5 Strategies to Learn Japanese Kanji
Sandro MaglioneGet in touch with me
9 min reading time
Learning Kanji is one of the most complex and interesting challenges in your journey in the Japanese Language. There are thousands of Kanji with multiple readings and meanings for each of them.
Kanji are nonetheless required to reading any content in Japanese. What is the most effective way to overcome the challenge of learning so many Kanji?
Everyone who decides to learn Japanese will sooner or later face the most common of questions: What is the best way to learn Kanji?
In this post we are going to learn 5 effective strategies designed to learn Kanji in the fastest and most fun way possible.
1. Spaced Repetition
The most popular and effective strategy to memorize huge amount of Kanji is called Spaced Repetition.
Spaced Repetition is a strategy that consists in studying the same content at intervals that become longer and longer as your knowledge of the material gets more solid
This is the most recommended way to learn Kanji by the community. The idea is simple: in the moment when you see for the first time a new Kanji your "knowledge" of it is 100% (since you just saw it). As time passes though, you tend to forget this new information. The goal of Spaced Repetition is to prompt you to learn the Kanji in the exact moment in which you are going to forget about it.
The objective here is to maximize the number of Kanji you can learn over time, while at the same time reducing the amount of time you need to spend studying
This method has many advantages that makes it ideal for studying Kanji:
Repeat more times the Kanji you tend to forget, while reducing the number of reviews for Kanji that you already know
Study a large number of Kanji at the same time, while leaving to the algorithm the task of figuring out when to study them again
Optimize your study time, reducing unnecessary repetitions when you already know a Kanji
Example of Spaced Repetition
There are many applications and manual methods to implement Spaced Repetition.
Nonetheless, the only thing that matter is adhering to the basic principle of grouping Kanji at intervals based on your knowledge of them.
The fastest way to understand and try spaced repetition is by using pen and paper:
- Draw on some pieces of paper the Kanji you want to study
On the front of the paper draw the Kanji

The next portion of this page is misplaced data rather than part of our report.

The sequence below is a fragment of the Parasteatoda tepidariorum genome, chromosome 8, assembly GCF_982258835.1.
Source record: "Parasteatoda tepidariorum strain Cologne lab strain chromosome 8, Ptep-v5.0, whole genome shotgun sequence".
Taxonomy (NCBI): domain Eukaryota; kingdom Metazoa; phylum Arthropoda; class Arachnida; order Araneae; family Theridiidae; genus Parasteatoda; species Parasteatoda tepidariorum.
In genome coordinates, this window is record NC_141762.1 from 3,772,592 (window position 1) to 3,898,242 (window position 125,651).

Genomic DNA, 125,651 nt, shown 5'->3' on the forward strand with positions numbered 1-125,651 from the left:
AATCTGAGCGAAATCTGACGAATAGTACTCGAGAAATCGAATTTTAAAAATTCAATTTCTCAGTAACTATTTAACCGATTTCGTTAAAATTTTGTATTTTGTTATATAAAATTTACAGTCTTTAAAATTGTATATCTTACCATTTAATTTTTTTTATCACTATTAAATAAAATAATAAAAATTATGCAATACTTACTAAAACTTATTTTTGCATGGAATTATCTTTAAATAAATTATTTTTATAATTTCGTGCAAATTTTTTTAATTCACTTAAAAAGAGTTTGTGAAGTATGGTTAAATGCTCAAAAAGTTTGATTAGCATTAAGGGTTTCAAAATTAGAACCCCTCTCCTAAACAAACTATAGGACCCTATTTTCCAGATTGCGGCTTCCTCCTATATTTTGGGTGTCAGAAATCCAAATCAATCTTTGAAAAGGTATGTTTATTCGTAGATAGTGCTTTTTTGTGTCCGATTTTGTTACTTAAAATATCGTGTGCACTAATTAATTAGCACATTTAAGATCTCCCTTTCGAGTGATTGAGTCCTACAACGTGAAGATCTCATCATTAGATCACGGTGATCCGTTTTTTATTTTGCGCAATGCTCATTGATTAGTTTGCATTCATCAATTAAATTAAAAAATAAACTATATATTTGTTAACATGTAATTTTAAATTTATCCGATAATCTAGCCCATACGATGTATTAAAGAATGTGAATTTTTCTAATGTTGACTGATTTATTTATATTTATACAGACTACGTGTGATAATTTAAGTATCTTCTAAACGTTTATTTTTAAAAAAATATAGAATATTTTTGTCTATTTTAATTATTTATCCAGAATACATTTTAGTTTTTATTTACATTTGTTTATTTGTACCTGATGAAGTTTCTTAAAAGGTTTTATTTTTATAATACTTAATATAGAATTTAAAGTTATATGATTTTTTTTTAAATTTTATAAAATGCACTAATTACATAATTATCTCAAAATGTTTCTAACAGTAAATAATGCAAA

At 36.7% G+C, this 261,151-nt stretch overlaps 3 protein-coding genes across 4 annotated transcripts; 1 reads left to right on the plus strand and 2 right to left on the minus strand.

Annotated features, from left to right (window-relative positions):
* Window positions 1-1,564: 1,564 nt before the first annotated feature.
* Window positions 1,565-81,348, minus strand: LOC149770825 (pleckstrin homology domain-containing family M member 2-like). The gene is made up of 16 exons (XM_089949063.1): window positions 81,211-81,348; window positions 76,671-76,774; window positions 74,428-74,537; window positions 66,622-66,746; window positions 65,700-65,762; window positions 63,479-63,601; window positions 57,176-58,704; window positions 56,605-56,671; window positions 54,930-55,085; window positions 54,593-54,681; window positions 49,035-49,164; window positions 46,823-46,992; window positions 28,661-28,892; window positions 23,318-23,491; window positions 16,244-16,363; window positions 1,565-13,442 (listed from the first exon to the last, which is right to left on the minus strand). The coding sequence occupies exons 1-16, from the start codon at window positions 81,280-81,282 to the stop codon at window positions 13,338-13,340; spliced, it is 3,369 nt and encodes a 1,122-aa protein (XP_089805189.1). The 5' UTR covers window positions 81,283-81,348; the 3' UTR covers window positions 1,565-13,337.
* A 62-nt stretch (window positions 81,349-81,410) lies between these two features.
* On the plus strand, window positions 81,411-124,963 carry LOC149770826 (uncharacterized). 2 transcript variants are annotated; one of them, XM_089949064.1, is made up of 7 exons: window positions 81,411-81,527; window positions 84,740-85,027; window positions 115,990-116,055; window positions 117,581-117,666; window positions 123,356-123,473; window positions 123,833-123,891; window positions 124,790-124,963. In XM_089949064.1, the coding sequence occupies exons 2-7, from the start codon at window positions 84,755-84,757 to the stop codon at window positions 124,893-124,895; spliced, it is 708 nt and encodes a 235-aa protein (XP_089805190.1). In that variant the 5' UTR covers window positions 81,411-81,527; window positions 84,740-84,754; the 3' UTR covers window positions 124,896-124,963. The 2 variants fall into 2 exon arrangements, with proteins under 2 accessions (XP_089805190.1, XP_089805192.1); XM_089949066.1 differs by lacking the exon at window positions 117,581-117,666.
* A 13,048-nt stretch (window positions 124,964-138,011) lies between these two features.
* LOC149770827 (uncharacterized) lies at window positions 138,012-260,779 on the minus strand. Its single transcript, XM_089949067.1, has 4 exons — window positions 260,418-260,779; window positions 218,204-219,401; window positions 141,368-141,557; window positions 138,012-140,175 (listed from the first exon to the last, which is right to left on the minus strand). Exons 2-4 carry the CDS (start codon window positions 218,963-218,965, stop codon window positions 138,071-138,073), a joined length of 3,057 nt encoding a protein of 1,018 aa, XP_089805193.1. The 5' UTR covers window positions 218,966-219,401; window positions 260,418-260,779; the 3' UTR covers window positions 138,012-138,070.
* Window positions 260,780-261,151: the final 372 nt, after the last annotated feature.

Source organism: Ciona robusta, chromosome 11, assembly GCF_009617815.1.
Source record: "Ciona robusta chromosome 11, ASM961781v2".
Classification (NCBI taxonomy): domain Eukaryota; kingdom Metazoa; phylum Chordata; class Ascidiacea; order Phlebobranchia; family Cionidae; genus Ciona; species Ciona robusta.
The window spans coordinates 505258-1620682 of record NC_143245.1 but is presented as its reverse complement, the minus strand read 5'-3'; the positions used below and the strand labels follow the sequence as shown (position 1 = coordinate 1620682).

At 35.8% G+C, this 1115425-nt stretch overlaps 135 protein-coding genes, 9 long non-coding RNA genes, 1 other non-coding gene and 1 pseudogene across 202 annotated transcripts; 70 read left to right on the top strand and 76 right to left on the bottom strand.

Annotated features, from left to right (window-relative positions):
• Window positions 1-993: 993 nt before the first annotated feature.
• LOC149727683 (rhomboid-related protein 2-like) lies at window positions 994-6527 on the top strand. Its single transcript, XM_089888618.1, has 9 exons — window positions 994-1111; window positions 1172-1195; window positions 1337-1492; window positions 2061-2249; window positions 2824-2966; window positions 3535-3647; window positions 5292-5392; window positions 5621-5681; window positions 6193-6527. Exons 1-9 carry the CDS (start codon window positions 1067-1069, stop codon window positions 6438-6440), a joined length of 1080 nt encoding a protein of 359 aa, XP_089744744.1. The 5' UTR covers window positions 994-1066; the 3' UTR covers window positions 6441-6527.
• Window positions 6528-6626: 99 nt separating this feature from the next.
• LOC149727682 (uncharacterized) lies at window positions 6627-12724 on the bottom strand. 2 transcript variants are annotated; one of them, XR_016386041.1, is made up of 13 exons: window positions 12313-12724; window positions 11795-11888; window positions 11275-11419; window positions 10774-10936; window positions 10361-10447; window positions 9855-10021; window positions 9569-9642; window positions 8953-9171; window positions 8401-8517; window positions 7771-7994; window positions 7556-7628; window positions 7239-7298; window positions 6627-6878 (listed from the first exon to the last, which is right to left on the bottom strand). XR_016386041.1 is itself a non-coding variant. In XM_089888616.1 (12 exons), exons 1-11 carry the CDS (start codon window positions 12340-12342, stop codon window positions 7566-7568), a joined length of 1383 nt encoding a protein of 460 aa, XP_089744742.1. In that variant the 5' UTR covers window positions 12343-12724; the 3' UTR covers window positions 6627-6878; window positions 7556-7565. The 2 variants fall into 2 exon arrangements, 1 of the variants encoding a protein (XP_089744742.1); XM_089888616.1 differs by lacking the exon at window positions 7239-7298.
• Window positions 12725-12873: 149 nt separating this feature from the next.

On the back of the paper write the Kanji meaning and reading
- Split the cards in 5 or more groups. Each group represents your knowledge level for the cart is contains:
Level 1 are the Kanji that you do not know and therefore the ones you will need to review more often
Level 5 are the Kanji you know best, the ones you will need to review less often
At the beginning all the cards are at level 1
During a review session you should see the front side of the card and try to guess the meaning and reading of the Kanji
Each card you recognize should advance to level 2, while all other cards must stay at level 1
Every level corresponds to the time interval that needs to pass before doing another review of the cards it contains
- For example, cards at level 1 can be studied every 1 hour, level 2 every 6 hours, level 3 every 24 hours, etc.
Over time, each card will advance further and further up the levels, meaning that you are learning and memorizing more and more Kanji
If you feel you really do not remember a Kanji you could also decide to move it down one level instead of staying in the same.
2. Build Kanji based on their components
One important principle when studying Kanji is to start from simpler ones and then gradually approach the more complex ones.
In fact, every Kanji is a made from one or more basic components. Every Kanji is simply a composition of other Kanji or components that are put together to form a more complex shape.
Every Kanji is a composition of components
We can take advantage of this principle to simplify our learning process.
It is easier to start from the most basics Kanji and components before advancing to the more complex ones. This strategy allows us to recognize more complex shapes as a simple composition of basic forms that we already know.
How to divide a Kanji based on its components
Let us see a real example of components for the kanji 遊 (
play). If you never saw this Kanji before it may be intimidating to learn right away.
Nonetheless, this Kanji is simply a composition of the following simpler shapes:
Now it becomes a lot easier to visualize and remember the kanji 遊. The Kanji is no more just a series of lines without order, but it is now a logical composition of simpler forms, each with it own meaning.